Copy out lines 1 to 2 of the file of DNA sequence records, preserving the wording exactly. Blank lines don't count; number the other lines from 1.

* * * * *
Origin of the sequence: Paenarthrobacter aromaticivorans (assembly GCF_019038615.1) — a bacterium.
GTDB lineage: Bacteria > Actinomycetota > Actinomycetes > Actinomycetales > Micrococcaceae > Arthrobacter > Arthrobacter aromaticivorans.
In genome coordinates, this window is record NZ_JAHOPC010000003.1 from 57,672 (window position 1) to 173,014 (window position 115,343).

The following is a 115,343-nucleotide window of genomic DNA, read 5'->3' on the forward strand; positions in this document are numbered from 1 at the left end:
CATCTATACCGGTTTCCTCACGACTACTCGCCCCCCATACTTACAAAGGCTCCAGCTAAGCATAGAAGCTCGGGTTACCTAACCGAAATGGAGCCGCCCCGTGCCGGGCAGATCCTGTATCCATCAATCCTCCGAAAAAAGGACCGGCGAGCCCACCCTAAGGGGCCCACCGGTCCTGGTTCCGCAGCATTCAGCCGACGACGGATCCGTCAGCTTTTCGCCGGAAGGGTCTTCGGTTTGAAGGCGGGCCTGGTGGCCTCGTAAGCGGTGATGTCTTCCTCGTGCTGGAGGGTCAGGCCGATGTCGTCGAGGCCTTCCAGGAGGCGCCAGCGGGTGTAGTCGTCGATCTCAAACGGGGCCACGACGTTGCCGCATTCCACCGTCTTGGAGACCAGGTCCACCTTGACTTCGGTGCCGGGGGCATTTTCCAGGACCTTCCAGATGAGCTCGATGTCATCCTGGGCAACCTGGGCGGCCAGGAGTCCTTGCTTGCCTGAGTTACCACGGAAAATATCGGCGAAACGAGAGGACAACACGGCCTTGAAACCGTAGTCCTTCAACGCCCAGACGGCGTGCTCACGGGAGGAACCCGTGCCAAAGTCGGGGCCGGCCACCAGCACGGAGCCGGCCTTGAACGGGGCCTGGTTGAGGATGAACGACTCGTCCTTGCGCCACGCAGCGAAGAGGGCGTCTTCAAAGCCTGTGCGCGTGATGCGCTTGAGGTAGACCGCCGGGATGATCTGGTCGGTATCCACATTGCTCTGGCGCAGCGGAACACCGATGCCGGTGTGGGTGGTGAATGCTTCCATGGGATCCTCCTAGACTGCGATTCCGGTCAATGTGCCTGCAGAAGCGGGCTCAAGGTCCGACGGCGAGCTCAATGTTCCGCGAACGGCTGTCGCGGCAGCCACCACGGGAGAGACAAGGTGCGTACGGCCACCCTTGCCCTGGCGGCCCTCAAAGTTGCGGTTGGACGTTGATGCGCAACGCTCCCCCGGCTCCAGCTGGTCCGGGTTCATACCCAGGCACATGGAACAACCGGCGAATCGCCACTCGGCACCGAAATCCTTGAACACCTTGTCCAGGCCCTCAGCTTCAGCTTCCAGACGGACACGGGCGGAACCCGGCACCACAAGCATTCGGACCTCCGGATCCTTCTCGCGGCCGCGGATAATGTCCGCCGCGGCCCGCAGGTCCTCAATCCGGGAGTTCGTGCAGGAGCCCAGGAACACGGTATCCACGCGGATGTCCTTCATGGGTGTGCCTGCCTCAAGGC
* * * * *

Origin of the sequence: Paenarthrobacter aromaticivorans (assembly GCF_019038615.1) — a bacterium.
GTDB lineage: Bacteria > Actinomycetota > Actinomycetes > Actinomycetales > Micrococcaceae > Arthrobacter > Arthrobacter aromaticivorans.